- Lastly, her research provides evidence supporting the establishment of marine protected areas, which not only protect fish biomass and abundance, but help maintain nutrient cycles as well.
Dan Gossard, Phycology
"Epiphyte-host dynamics between Pyropia and Nereocystis in central California"
- An epiphyte can be considered to be a plant that grows on another plant (a host). In the macroalgal world in coastal marine ecosystems, epiphytes can be considered to be seaweeds growing on other seaweed hosts. Epiphytes are commonplace, but numerous nuanced complexities between epiphyte-host relationships can vary among species and can be influenced by external environmental factors.
- Immediately after Dan learned that there was a poorly understood annual epiphyte that grew on an annual host species in exclusively exposed and dangerous waters, he knew his thesis was going to test hypotheses on this relationship. He ultimately studied dynamics between the bull kelp Nereocystis luetkeana and its epiphyte Pyropia nereocystis.
- After 15 months of sampling for epiphytism presence in natural populations at five sites, collecting epiphytes and hosts from these five sites, and after experimenting with the epiphyte using two manipulative deployments 3-4 weeks a-piece, Dan's results added some breadth to the previously understood paradigm regarding this epiphyte-host relationship.
- Dan found that the epiphyte Pyropia persisted interannually among all sites despite interannual variability in host Nereocystis persistence. Furthermore, small scale spatial differences (environmental and/or biotic) influenced epiphyte-host dynamics, playing a role in determining persistence and development. Lastly, the epiphyte-host relationship was mediated by host characteristics, where abundance was facilitated by larger hosts (and likely also influencing reproductive output as a result).
Jacoby Bakery, Ichthyology
"Maternal environment drives larval rockfish gene expression (Sebastes spp.)"
- Ocean acidification and hypoxia are two stressors expected to increase in severity due to climate change. Combined with upwelling events, nearshore species will be subjected to periodic levels of low ph and low oxygen. Knowing how local species will respond to these stressors is important in understanding how they will fare in the face of climate change.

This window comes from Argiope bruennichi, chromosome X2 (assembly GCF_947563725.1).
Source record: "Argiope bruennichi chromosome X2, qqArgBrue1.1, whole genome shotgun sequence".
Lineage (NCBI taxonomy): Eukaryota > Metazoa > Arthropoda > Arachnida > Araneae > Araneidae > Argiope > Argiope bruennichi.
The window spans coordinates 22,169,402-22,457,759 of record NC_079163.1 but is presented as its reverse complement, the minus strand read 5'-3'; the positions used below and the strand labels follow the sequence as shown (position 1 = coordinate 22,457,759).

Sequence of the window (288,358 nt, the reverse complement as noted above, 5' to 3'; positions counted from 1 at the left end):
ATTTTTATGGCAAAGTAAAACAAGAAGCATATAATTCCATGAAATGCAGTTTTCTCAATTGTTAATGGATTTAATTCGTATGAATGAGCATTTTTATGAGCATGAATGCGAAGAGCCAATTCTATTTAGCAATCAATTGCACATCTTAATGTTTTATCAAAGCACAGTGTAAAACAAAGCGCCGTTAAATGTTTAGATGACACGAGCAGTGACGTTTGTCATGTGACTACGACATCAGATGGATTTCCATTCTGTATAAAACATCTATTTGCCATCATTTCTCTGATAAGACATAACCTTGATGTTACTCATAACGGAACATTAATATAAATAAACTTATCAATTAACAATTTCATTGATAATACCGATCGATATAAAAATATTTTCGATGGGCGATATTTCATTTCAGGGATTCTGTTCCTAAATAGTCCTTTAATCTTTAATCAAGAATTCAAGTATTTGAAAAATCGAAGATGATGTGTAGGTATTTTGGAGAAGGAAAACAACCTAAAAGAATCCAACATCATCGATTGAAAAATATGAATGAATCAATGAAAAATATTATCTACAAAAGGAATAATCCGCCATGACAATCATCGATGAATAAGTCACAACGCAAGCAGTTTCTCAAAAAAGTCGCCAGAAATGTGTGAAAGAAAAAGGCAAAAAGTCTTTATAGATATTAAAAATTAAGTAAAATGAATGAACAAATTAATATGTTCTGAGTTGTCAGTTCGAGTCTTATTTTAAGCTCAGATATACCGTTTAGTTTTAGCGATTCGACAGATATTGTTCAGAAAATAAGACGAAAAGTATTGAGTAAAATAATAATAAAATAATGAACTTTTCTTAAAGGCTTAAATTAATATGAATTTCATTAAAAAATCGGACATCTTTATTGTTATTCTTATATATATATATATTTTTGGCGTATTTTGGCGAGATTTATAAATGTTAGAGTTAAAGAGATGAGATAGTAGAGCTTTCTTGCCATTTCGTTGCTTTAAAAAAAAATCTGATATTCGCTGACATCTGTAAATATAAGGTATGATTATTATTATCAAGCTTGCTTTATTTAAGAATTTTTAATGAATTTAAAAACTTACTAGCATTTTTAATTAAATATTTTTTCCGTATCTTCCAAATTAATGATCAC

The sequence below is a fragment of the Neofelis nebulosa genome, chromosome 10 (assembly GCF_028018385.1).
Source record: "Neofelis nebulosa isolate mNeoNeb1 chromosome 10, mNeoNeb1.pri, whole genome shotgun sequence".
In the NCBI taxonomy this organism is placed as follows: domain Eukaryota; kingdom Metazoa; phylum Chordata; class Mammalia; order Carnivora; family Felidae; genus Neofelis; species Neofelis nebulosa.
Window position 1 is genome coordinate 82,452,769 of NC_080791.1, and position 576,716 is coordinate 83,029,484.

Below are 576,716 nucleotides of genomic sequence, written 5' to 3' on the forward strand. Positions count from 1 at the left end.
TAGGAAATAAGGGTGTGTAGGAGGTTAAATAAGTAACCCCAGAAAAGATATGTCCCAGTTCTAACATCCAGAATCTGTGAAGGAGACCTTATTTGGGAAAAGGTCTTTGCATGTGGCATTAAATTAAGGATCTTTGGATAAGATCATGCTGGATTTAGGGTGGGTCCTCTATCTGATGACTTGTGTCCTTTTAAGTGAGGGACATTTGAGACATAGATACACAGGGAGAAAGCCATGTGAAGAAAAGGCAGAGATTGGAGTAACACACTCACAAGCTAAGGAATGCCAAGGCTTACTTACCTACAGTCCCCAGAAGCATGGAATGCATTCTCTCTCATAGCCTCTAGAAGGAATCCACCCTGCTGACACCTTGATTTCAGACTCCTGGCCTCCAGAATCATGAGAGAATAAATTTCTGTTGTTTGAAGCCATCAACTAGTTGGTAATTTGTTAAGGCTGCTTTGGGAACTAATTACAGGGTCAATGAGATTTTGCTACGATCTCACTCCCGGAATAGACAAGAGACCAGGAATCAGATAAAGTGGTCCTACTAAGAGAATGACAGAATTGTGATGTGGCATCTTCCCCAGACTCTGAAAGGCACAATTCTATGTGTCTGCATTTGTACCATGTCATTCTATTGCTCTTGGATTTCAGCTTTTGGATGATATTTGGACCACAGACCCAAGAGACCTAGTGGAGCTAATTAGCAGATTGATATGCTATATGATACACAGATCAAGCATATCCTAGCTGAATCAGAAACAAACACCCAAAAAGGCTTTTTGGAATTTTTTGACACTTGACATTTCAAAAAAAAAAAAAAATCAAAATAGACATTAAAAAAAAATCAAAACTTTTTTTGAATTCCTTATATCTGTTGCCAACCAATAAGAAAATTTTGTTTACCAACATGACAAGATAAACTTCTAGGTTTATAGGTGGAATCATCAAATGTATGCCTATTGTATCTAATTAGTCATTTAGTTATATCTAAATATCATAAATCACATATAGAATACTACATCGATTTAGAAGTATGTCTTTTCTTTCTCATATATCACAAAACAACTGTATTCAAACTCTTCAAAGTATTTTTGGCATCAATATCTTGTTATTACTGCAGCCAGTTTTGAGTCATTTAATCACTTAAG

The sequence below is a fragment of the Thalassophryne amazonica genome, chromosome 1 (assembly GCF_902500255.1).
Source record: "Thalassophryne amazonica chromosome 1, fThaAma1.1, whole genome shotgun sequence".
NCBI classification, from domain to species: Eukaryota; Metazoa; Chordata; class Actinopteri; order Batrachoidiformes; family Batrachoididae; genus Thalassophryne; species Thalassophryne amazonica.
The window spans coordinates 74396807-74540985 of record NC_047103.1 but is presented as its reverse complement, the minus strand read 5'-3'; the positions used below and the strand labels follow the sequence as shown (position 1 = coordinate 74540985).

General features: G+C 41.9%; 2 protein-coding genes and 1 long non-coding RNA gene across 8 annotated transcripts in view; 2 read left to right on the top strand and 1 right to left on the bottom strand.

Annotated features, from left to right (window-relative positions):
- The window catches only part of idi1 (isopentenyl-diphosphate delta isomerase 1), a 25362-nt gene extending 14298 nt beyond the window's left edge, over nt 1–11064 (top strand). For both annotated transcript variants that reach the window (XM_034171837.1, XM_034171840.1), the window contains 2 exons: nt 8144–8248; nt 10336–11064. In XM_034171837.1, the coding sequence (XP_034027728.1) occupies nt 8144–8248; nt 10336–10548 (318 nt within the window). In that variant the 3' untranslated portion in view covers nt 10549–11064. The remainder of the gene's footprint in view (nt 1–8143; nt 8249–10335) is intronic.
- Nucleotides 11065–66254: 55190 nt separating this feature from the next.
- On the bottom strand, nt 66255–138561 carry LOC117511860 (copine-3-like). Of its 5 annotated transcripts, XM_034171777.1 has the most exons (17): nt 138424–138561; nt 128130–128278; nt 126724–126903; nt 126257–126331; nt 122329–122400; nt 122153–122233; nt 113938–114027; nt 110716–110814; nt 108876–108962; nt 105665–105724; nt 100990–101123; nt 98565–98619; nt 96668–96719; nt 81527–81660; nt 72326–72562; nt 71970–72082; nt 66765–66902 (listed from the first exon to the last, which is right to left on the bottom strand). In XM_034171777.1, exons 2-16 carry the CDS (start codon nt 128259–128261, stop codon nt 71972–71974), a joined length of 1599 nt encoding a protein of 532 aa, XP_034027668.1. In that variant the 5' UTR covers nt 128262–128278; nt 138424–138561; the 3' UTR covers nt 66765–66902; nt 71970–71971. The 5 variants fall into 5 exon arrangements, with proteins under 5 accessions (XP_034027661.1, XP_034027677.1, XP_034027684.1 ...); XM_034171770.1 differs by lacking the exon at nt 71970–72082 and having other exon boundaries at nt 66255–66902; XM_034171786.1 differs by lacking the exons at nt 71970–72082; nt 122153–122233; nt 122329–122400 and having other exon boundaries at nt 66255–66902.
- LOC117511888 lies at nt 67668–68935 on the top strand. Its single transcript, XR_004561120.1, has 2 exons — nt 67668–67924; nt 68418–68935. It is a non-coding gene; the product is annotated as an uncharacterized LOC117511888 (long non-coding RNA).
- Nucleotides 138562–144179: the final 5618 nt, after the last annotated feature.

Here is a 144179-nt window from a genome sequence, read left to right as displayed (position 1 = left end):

- Early life history stages of marine organisms may be more at risk to these climate change stressors as many marine organisms have a larval phase that typically doesn't have fully developed ion regulatory and oxygen transport mechanisms. Rockfish, however, are internal fertilizers and may possess the ability to buffer their larvae from environmental stressors during gestation.
- Jacoby used RNA sequencing to study how larval gopher and blue rockfish change their gene expression in response to low pH and/or low oxygen levels at the time of parturition (birth) and after a 5-day larval exposure to the direct environment. He found that the maternal environment heavily influenced larval gene expression patterns for at least the first five days after birth.
- Furthermore, he found that larvae differentially expressed fewer genes between birth and five-days after birth in larvae that gestated in a stressor treatment, potentially alluding to a delay in development.
- This study demonstrates the important role of the maternal environment during gestation and that rockfish likely are not able to buffer their larvae from environmental stressors.
Emily Pierce, Invertebrate Zoology
"Emanation and Decay of Environmental DNA from Three Molluscan Species"
- Emily studied the rate of eDNA accumulation and degradation from three intertidal molluscs from Monterey Bay. eDNA can be used to detect rare organisms in an ecosystem and may be a way to track endangered species.
- She found that for abalone (Haliotis rufescens) larger individuals release more eDNA than smaller individuals, and active individuals released more than relaxed abalone, but these trends did not hold up for California mussels (Mytilus californianus) or rough limpets (Lottia scabra), who exude very little eDNA. eDNA degraded quickly over 24 hours, but was detectable for over 3 weeks after the addition of DNA under experimental conditions.
- These measurements suggest that eDNA could be used to detect endangered abalone in California. They also show the difference in accumulation of eDNA from organisms in the same phylum, highlighting the need for species specific studies before attempts at quantification based on molecular detection can be made.
Miya Pavlock-McAuliffe, Physical Oceanography
"Drivers of sub-seasonal to interannual shoreline change at Sunset State Beach in Monterey Bay, California"
- Miya's study investigates the interrelationships between the shoreline, sandbar, and wave characteristics using twenty months of half-hourly video observations and five years of biannual survey observations.
- The relationship between sandbar and shoreline position was investigated to evaluate whether the sandbar buffers the shoreline from incoming wave energy. Next, shoreline change models were used to test the influence of cross- and alongshore sediment transport on storm-scale to interannual shoreline evolution.
- The results of this study emphasize the need for accurate projections of changing wave direction in addition to wave energy to accurately predict coastal change.